Lessons learned when it comes to school bullying

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The council has made “service improvements” as a result of complaints about its performance from members of the public, councillors were told this week.

They heard that 696 complaints had been recorded in the 12 months to March 2014 – and that more than 30 per cent had been upheld.

However, the level of grievance cannot be compared to previous years as SBC only formalised its complaints handling procedure (CHP) in April 2013.

A report to Tuesday’s meeting of the council executive – the first since the system was introduced – did not specify which departments elicited most public criticism.

However, it revealed that bullying among schoolchildren was “one of the most common themes of education complaints”.

“Analysis of these [complaints] and how they were handled in schools highlights the need for parents to be better informed of our new anti-bullying policy and the need for staff to share information with parents if they report concerns,” stated the report.

As a result of the complaints, SBC was now working with parent councils and school staff to raise awareness among concerned parents of the so-called “respectful relationship” policy.

In another example of a lesson being learned from a disgruntled citizen, letters to those entitled to Council Tax exemptions and discounts had now been reworded to ensure all recipients are aware such exemptions can expire during a year and the full amount then charged.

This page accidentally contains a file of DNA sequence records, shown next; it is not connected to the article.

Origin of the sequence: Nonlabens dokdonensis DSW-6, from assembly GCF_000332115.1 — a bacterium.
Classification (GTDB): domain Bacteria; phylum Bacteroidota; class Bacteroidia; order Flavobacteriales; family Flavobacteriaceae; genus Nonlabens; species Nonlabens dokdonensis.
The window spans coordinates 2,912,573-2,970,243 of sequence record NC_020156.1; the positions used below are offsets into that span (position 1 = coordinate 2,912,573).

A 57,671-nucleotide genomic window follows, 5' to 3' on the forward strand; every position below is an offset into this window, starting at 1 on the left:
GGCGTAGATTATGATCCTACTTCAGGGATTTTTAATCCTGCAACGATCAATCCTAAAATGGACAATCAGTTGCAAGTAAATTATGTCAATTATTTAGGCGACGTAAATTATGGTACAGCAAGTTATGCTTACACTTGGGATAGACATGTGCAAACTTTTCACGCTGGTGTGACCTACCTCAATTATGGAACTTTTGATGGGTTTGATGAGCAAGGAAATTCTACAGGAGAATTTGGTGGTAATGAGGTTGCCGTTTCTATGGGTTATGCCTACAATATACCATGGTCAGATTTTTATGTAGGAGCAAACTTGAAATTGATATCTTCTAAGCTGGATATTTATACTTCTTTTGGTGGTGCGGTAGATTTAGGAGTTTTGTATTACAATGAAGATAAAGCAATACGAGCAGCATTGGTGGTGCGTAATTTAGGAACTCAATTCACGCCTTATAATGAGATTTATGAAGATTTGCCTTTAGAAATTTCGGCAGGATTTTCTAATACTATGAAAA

“We are committed to providing high-quality services, but occasionally things go wrong,” admitted chief executive Tracey Logan in her foreword to the report.

“When this happens it is important we act quickly to address and resolve the situation. Complaints indicate where we fell short of what people expected and sometimes where we are failing to meet our own standards.

“We use this information to make service improvements.”

Of the 696 complaints received, 85 were made in person at council offices or contact centres, 231 were submitted by telephone, 221 were lodged online, 78 were conveyed by letter and 81 by email.

The report revealed that 429 (76.6 per cent) complaints were “closed”, with a response sent and no further action required, at the first stage of the CHP – where, if upheld, resolution is normally via an on-the-spot apology or an explanation that something has gone wrong.

Of these, 198 were upheld and 231 were not upheld.

Stage two of the procedure, involving a detailed investigation, a discussion with the complainer and a full response within 20 working days, was required for 118 complaints, of which 46 were upheld.

During the year, 44 complaints about SBC were lodged with the Scottish Public Services Ombudsman. Of these, 47 per cent were deemed “premature” because the complaint had not gone through the council’s procedure. Nine investigations were carried out by the national watchdog, of which four were upheld.